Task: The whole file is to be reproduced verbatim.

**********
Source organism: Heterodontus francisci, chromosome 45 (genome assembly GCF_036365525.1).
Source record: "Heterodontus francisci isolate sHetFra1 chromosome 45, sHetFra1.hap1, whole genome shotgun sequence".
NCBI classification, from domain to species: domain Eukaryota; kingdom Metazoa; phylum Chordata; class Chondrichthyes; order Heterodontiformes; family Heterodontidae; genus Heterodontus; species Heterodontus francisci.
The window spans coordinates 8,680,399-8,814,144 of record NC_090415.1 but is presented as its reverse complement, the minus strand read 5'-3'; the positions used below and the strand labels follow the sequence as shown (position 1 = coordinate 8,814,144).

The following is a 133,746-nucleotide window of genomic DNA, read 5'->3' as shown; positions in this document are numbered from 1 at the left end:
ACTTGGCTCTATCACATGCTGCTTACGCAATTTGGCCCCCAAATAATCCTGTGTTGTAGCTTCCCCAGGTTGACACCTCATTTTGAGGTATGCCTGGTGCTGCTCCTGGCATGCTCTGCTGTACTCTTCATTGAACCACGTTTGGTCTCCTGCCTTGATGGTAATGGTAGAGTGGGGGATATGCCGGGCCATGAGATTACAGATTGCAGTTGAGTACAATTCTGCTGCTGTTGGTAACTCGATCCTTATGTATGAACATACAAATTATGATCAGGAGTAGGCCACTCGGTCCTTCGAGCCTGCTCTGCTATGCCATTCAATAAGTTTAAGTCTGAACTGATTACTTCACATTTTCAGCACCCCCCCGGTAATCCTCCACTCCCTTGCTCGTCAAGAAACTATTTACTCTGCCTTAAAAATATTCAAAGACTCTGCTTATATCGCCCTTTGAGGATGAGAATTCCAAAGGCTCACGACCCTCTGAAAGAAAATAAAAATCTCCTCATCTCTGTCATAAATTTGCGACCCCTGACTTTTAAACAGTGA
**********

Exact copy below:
Source organism: Heterodontus francisci, chromosome 45 (genome assembly GCF_036365525.1).
Source record: "Heterodontus francisci isolate sHetFra1 chromosome 45, sHetFra1.hap1, whole genome shotgun sequence".
NCBI classification, from domain to species: domain Eukaryota; kingdom Metazoa; phylum Chordata; class Chondrichthyes; order Heterodontiformes; family Heterodontidae; genus Heterodontus; species Heterodontus francisci.
The window spans coordinates 8,680,399-8,814,144 of record NC_090415.1 but is presented as its reverse complement, the minus strand read 5'-3'; the positions used below and the strand labels follow the sequence as shown (position 1 = coordinate 8,814,144).

The following is a 133,746-nucleotide window of genomic DNA, read 5'->3' as shown; positions in this document are numbered from 1 at the left end:
ACTTGGCTCTATCACATGCTGCTTACGCAATTTGGCCCCCAAATAATCCTGTGTTGTAGCTTCCCCAGGTTGACACCTCATTTTGAGGTATGCCTGGTGCTGCTCCTGGCATGCTCTGCTGTACTCTTCATTGAACCACGTTTGGTCTCCTGCCTTGATGGTAATGGTAGAGTGGGGGATATGCCGGGCCATGAGATTACAGATTGCAGTTGAGTACAATTCTGCTGCTGTTGGTAACTCGATCCTTATGTATGAACATACAAATTATGATCAGGAGTAGGCCACTCGGTCCTTCGAGCCTGCTCTGCTATGCCATTCAATAAGTTTAAGTCTGAACTGATTACTTCACATTTTCAGCACCCCCCCGGTAATCCTCCACTCCCTTGCTCGTCAAGAAACTATTTACTCTGCCTTAAAAATATTCAAAGACTCTGCTTATATCGCCCTTTGAGGATGAGAATTCCAAAGGCTCACGACCCTCTGAAAGAAAATAAAAATCTCCTCATCTCTGTCATAAATTTGCGACCCCTGACTTTTAAACAGTGA